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The Hermanas Mirabal (Spanish pronunciation: [erˈmanas miɾaˈβal], Mirabal Sisters) refers to four Dominican political dissidents who opposed the dictatorship of Rafael Trujillo. On November 25, 1960, three of the sisters were assassinated. In 1999, the sisters received recognition by the United Nations General Assembly, who designated November 25 as the International Day for the Elimination of Violence against Women in their honor.
|Name||Common Name||Birthday||Date of Death|
|Patria Mercedes Mirabal||Patria||February 27, 1924||November 25, 1960|
|Bélgica Adela Mirabal-Reyes||Dedé||March 1, 1925||N/A|
|María Argentina Minerva Mirabal||Minerva||March 12, 1926||November 25, 1960|
|Antonia María Teresa Mirabal||María Teresa||October 15, 1935||November 25, 1960|
The Mirabals were farmers in the Dominican Republic. Their daughters grew up in a middle-class, cultured environment. Their father's name was Enrique Mirabal Fernandez and their mother's name was Mercedes Reyes Camilo. The four sisters married and raised families.
Influenced by her uncle, Minerva became involved in the political movement against Trujillo, who had been the president of the country from 1930 to 1938 and from 1942 to 1952, and afterwards, became its dictator. Minerva studied law and became a lawyer, but because she declined Trujillo's romantic advances in 1949, she was only allowed to earn a degree, but not have a license to practice law. Her sisters followed suit, first Maria Teresa, who joined after staying with Minerva and learning about their activities, and then Patria, who joined after witnessing a massacre by some of Trujillo's men while on a religious retreat. Dedé joined later, due to having been held back by her husband Jaimito.[how?] They eventually formed a group called the Movement of the Fourteenth of June (named after the date of the massacre Patria witnessed), to oppose the Trujillo regime. They distributed pamphlets about the many people who Trujillo had killed, and obtained materials for guns and bombs to use when they finally openly revolted. Within the group, the Mirabals called themselves Las Mariposas (The Butterflies), after Minerva's underground name.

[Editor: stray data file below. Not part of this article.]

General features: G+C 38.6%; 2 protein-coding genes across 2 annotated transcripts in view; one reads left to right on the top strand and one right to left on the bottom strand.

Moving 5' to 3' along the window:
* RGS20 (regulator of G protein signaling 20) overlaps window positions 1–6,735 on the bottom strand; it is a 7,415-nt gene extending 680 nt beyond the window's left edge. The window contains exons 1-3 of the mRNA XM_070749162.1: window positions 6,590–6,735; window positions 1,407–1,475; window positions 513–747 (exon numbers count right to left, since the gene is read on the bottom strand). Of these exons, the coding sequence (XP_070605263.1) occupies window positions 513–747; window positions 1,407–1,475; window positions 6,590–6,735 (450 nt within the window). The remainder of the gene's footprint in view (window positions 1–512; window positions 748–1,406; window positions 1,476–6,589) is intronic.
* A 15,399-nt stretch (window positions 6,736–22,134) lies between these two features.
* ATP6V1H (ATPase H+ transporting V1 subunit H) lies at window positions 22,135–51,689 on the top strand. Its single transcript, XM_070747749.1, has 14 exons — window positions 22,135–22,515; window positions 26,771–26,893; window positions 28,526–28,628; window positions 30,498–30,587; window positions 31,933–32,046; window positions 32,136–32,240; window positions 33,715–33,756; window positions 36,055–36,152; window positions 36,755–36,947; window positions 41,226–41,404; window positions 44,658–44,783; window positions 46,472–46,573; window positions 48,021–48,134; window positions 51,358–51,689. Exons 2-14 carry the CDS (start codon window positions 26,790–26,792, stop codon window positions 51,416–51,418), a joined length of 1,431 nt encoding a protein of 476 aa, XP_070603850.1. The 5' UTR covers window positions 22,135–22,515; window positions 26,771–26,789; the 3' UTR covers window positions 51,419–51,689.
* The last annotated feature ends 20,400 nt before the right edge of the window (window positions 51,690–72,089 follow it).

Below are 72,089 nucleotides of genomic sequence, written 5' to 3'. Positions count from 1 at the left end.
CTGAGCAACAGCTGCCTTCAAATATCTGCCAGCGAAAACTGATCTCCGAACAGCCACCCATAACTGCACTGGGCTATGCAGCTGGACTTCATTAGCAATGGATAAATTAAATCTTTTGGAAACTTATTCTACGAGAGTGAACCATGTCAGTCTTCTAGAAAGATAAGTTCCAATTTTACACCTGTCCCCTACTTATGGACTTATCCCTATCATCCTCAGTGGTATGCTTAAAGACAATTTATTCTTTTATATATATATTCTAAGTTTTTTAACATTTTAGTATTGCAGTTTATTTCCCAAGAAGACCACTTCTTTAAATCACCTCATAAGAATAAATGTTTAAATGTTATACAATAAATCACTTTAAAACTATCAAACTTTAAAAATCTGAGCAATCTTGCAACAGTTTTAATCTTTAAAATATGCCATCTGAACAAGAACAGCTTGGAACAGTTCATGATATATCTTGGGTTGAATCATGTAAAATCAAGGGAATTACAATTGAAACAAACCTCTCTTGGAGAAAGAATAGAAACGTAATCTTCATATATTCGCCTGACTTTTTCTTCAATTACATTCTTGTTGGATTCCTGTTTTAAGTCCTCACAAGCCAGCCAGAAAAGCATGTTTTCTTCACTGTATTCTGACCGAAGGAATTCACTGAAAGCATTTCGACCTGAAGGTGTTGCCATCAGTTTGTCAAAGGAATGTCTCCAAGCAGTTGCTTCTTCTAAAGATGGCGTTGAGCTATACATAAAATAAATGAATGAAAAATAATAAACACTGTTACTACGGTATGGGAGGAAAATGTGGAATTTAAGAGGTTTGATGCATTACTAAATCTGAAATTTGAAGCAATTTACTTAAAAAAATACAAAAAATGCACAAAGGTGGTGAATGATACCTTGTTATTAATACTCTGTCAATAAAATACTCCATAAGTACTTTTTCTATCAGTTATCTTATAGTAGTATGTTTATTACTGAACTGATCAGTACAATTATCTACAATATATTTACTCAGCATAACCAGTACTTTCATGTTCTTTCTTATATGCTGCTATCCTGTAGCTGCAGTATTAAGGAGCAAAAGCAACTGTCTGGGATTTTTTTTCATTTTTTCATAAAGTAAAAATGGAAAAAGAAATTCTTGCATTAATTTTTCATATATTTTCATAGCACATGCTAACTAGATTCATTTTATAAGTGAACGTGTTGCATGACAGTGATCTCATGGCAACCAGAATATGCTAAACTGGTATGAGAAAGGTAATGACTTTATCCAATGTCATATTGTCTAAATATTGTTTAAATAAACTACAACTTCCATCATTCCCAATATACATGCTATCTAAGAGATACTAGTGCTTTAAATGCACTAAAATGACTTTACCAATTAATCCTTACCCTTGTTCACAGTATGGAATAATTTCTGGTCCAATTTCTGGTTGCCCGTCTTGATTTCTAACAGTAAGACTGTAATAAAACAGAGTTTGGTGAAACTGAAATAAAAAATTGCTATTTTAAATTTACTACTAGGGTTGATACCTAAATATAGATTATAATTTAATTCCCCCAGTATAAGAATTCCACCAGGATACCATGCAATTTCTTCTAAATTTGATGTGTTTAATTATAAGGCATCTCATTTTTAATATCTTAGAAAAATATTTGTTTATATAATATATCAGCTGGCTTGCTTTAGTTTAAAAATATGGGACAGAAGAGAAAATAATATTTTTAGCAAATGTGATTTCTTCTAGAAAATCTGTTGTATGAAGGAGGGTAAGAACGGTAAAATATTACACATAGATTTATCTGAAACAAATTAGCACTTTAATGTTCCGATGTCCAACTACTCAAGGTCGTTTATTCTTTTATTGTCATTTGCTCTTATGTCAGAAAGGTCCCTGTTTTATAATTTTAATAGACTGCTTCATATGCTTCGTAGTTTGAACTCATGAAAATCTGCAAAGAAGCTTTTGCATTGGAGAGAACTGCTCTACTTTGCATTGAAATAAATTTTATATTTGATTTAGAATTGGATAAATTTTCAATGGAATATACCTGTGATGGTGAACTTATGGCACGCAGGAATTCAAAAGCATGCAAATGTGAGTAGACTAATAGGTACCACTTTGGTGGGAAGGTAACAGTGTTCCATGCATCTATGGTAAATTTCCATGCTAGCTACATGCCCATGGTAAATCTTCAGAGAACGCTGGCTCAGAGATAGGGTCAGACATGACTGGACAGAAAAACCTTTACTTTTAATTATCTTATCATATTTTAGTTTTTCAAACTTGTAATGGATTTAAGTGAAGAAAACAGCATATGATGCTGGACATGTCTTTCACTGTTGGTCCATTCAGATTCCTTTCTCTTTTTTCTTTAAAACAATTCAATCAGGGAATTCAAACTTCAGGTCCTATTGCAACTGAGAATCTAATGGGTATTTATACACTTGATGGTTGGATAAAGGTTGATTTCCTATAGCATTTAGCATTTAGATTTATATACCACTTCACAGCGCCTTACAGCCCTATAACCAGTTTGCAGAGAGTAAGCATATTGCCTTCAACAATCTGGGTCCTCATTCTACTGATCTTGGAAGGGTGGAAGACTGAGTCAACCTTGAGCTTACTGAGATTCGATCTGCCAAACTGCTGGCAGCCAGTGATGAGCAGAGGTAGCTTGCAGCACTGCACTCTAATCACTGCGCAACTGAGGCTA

|This section requires expansion with: need details on the many activities they did to oppose Trujillo, magazine and newspaper articles, what kind of support they got from the people and the public, and events that would lead to their arrest, imprisonment and targeted for assassination. (November 2012)|
Minerva and Maria Teresa were incarcerated and tortured on several occasions. Three of the sisters' husbands (who were also involved in the underground activities) were incarcerated at La Victoria Penitentiary in Santo Domingo.[why?] Despite these setbacks, they persisted in fighting to end Trujillo's leadership.[how?] In 1960, the Organization of American States condemned Trujillo's actions and sent observers. Minerva and Maria Teresa were freed, but their husbands remained in prison. On their remembrance website, Learn to Question, the author writes, "No matter how many times Trujillo jailed them, no matter how much of their property and possessions he seized, Minerva, Patria and Maria Teresa refused to give up on their mission to restore democracy and civil liberties to the island nation."